AARP Eye Center
By Rosa Maymi
Donet Hendricks retired from a career in information technology at the age of 58. He enjoyed retired life for a while, especially the time and care he put into do-it-yourself projects at his home in Northern Virginia. Eventually, neighbors started asking for help with their projects, and an idea was born. Donet decided to get some training and earn his contractor’s license. He’s now in his fifth year as a contractor for small household jobs. He loves the work and the people, and the income is great.
Millions of 50-plus Americans are finding a fit for their passion, along with good income, in starting or growing a small business. Maybe you fit into the category of “encore entrepreneur” yourself. If this is something you’re interested in, AARP has helpful resources at www.aarp.org/StartABusiness. You can also access archived webinars on all sorts of small business topics at www.aarp.org/MoneyWebinars.
In addition, AARP is partnering with the U.S. Small Business Administration (SBA) to offer advice and guidance to encore entrepreneurs. You can find helpful information and free tutorials at www.sba.gov/encore. For now, let’s run through a thought process to help you decide if a small business is right for you.
It’s important to understand that starting a business is a risky venture. Take the time to analyze yourself, do your research, identify your product or service, know the financial risks and develop a thorough business plan. Start by asking yourself these questions:
- Do you have a passion and commitment to an interest, hobby or skill?
- Are you comfortable taking a calculated risk?
- Are you able to juggle goals, tasks and decisions?
- Are you emotionally and financially ready to take the plunge?
If you answered yes to each of these questions, then you’re ready to take the first step. This means writing a business plan. Check out a free, 30-minute “how-to” online tutorial at www.sba.gov/encore. You’ll want to lay out how you’ll structure your business, determine whether you’ll hire employees and figure out how much financing you’ll need and where the money will come from. An important note about financing: It’s not a good idea to use your retirement savings. If the business doesn't work out, you’ll have lost your nest egg along with it.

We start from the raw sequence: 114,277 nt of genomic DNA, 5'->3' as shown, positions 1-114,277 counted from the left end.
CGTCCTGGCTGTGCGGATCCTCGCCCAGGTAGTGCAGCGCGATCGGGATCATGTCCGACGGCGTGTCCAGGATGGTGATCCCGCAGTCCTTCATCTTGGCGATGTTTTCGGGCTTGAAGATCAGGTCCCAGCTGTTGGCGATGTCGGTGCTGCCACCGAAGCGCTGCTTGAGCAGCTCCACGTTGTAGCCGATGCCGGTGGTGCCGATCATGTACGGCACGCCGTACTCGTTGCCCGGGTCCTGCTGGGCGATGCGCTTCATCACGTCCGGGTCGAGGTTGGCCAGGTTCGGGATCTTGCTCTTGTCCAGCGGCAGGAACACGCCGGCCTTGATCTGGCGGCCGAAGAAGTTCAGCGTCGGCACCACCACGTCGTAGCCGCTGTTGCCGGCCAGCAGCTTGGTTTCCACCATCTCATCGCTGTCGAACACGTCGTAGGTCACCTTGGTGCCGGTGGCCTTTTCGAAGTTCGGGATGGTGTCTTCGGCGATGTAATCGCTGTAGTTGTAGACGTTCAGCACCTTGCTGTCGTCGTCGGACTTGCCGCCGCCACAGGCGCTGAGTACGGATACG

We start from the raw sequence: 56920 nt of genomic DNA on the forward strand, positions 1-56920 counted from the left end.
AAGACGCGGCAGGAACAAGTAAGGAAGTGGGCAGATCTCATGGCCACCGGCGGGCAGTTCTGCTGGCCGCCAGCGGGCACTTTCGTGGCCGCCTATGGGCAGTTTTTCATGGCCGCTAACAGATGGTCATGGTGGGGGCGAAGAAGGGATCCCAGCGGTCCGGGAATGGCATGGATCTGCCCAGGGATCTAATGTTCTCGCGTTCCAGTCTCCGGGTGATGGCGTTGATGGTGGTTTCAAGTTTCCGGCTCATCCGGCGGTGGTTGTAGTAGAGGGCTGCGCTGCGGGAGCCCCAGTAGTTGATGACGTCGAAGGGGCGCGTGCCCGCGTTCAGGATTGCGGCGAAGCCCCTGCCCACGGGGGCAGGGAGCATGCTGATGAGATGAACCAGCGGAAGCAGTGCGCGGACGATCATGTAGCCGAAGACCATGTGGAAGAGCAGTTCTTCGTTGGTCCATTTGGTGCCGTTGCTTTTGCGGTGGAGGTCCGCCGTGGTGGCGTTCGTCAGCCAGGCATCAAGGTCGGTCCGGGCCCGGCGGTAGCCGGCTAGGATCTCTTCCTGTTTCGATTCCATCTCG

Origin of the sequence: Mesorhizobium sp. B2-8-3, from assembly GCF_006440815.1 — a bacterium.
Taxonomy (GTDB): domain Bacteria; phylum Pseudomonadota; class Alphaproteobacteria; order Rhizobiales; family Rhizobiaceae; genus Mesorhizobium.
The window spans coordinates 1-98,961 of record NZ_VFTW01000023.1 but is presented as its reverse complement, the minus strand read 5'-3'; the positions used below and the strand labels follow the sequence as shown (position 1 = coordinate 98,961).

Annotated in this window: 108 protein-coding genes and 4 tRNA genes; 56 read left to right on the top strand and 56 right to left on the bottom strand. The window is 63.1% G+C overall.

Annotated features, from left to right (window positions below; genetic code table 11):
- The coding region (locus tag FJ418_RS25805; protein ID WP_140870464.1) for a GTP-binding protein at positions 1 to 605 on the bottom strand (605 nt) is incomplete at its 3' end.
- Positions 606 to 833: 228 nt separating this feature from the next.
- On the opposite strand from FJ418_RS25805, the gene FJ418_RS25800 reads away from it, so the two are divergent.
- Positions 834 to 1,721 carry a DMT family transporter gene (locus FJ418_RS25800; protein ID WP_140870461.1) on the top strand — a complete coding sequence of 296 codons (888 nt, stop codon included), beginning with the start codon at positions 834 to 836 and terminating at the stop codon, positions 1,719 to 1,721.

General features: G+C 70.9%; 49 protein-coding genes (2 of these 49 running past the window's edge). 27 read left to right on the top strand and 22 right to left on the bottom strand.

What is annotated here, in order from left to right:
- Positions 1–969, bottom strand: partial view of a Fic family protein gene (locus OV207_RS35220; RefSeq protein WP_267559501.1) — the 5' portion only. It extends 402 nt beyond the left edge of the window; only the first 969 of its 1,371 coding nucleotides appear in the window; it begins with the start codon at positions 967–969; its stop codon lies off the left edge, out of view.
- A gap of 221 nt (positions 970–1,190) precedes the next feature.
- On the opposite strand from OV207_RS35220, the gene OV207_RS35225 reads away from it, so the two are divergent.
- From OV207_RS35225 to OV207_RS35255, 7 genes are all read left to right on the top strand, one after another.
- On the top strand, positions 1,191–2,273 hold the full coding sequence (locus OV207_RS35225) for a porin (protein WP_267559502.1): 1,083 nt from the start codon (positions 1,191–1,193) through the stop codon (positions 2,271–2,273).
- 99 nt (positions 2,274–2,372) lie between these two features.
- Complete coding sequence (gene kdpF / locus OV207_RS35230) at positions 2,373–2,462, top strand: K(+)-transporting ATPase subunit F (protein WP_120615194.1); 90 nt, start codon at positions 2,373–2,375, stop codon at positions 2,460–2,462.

Once you have your business plan, it’s time to figure out how you’re going to market your business. SBA has resources to help you with this step at www.sba.gov/encore, too. A marketing plan will help you identify your target market; define your product or service; outline pricing, distribution and promotion strategies and understand your competition. A marketing budget should be part of your plan to help you stick to a strategy for spending marketing dollars. Think of a marketing plan as your blueprint for winning customers. While your skills and reputation may get you started, you’ll need a marketing plan to keep you going.
Donet initially focused on word of mouth to grow his business. Eventually, he came up with a marketing plan that includes mailers, ad space in a local newspaper and a web page. He even started blogging about do-it-yourself projects and now has a good following.
Starting a small business as a second career carries risks that you need to be aware of, but it can also be one of the most rewarding experiences you’ll ever have. Go in with the information and resources you need with the help of AARP and SBA, and you’ll be on your way to turning your passion into a business.
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Rosa A. Maymi is interim Manager of the Retirement Decisions Financial Security team in the Education and Outreach group at AARP. She leads AARP’s educational and outreach efforts, specifically on the topics of encore entrepreneurship, retirement decisions, fraud prevention, and other financial security areas. She can be reached at RMaymi@aarp.org .